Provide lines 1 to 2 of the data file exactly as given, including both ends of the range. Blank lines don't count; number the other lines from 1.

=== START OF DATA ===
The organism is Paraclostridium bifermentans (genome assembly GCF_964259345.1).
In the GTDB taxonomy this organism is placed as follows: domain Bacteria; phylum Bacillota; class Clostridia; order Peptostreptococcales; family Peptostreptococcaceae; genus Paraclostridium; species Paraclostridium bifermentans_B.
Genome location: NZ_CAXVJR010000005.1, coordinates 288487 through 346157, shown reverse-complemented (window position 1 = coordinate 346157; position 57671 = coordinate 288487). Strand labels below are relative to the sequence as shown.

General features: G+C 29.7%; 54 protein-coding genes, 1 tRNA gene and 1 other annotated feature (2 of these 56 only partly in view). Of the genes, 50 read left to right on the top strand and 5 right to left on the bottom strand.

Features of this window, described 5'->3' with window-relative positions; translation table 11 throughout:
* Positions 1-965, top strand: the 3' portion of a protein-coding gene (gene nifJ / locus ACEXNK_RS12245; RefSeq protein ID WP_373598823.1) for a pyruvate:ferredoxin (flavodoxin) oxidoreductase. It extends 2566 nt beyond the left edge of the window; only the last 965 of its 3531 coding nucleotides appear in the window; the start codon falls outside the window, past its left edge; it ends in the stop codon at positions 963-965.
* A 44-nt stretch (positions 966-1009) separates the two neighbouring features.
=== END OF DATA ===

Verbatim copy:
The organism is Paraclostridium bifermentans (genome assembly GCF_964259345.1).
In the GTDB taxonomy this organism is placed as follows: domain Bacteria; phylum Bacillota; class Clostridia; order Peptostreptococcales; family Peptostreptococcaceae; genus Paraclostridium; species Paraclostridium bifermentans_B.